Standing in a queue, or line, for 29 hours to spend 30 seconds beside the casket of Queen Elizabeth was so amazing and ‘totally worth it” for Andrew Israels-Swenson of Morris. He was the eighteenth person in that queue and sat, fortunately on a bench through rain and other weather conditions, for all of that time.
When Andrew heard that the Queen was ill he knew he needed to attend the viewing and watch the funeral. It was something he had to do for his mother and her sisters, who grew up in England. They were born in Swindon, England which is 70 miles west of London. His mother, Ann Israels, met her future husband there when he was serving in the United States Air Force. The family moved to his home country in the ‘60s but when he was stationed in Asia, they returned to England to live with her family. Andrew and his siblings actually went to school for several years in England.
The family eventually returned to the states and Andrew ended up in Morris, Minnesota 17 years ago. His mother recently also moved to Morris. They make regular visits to England and her hometown, however, during Covid those visits were halted. This year they were planning a spring trip but this was accelerated when the Queen died.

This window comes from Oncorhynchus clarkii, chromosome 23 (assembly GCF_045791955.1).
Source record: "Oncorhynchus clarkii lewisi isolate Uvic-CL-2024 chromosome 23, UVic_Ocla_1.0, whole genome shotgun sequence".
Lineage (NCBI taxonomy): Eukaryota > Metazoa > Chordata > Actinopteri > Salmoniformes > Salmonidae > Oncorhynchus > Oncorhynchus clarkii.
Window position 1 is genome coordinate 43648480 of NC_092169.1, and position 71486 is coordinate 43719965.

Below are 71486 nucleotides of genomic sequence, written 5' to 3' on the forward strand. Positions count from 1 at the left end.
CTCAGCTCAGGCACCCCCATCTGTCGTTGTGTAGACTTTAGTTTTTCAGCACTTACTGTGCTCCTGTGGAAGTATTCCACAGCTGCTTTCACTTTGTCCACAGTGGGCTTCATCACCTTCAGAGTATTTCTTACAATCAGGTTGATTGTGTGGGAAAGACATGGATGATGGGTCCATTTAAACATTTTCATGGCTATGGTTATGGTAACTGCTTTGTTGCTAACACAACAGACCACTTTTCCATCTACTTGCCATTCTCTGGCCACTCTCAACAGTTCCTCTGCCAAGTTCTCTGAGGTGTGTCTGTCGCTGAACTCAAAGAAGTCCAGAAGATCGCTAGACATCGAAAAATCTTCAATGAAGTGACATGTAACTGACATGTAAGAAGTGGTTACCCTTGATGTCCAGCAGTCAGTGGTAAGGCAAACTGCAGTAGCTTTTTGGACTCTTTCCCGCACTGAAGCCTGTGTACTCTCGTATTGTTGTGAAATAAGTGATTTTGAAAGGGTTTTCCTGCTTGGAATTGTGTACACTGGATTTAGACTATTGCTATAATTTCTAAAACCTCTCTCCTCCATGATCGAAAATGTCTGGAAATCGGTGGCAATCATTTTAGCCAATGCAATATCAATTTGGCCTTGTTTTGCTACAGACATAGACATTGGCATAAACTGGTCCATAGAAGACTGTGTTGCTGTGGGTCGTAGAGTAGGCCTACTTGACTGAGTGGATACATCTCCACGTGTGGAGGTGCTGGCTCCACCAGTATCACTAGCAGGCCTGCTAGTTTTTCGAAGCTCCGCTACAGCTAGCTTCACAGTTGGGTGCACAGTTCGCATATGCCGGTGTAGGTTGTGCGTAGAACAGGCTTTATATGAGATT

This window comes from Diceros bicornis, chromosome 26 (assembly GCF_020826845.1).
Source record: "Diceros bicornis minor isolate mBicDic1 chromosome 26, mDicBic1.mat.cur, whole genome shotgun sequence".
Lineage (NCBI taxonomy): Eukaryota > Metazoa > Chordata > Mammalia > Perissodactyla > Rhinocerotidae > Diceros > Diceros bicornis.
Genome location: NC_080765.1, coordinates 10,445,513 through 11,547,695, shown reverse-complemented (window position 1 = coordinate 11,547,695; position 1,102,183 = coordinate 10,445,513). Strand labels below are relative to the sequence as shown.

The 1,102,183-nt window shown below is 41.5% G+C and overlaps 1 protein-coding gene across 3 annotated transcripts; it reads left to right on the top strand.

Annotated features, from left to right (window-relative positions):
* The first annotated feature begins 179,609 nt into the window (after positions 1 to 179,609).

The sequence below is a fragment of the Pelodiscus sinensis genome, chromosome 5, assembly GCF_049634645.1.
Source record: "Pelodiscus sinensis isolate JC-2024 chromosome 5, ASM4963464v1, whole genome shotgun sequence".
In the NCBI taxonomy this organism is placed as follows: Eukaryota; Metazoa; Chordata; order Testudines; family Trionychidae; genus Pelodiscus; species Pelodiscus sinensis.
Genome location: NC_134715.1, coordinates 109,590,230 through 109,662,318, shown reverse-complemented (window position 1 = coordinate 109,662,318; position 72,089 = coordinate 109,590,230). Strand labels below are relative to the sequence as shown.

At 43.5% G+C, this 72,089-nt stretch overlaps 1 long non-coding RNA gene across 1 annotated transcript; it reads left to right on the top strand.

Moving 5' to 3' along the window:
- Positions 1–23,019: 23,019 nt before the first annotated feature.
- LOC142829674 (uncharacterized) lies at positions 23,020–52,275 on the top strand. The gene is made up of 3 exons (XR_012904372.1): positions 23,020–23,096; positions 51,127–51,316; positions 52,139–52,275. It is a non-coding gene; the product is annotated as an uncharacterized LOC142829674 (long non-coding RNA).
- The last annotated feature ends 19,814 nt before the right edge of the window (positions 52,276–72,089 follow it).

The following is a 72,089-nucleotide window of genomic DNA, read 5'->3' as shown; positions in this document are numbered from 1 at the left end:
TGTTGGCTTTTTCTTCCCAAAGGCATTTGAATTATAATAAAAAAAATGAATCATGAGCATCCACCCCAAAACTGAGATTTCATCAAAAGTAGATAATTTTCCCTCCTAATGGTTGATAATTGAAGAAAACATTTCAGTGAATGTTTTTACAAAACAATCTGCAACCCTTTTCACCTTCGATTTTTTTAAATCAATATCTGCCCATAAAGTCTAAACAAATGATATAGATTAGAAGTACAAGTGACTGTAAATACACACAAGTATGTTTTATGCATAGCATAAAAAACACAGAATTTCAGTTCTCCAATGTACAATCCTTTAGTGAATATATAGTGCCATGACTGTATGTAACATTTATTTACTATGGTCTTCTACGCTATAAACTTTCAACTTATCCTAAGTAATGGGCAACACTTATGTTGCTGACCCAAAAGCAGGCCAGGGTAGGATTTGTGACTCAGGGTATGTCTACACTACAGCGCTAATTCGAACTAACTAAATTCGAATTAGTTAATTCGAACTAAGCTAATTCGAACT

Andrew had a feeling that the Queen was not well so was semi-planning to move the trip up. His mother was so upset and cried when hearing the news of the Queen’s passing. He asked his mom if she wanted to make the trip to attend the viewing. Knowing that this might involve long lines and lots of waiting she declined.
He then booked flights, which were very overpriced, but used his miles to defray the cost. He decided to spend a month there so he could also visit family and a cousin who had recently been in the hospital. When checking out hotels, again the prices were very excessive so he booked a stay at a Youth Hostel. This is something he did in the past and felt comfortable with.
He arrived in England at the time that the Queen was lying in state at Balmoral Castle. She would be returning to London the following week. Andrew heard that they were giving out wristbands at 11 a.m. so he walked the two miles to an area near Westminster to get one. Unfortunately he had the day wrong but decided to wait because he had a spot in the line with a bench. He was one of the first 20 people in line. When he received his wrist band, number 18, he realized that the location was perfect. There was also a ‘loo’ nearby. He literally thought he had “won the golden ticket.”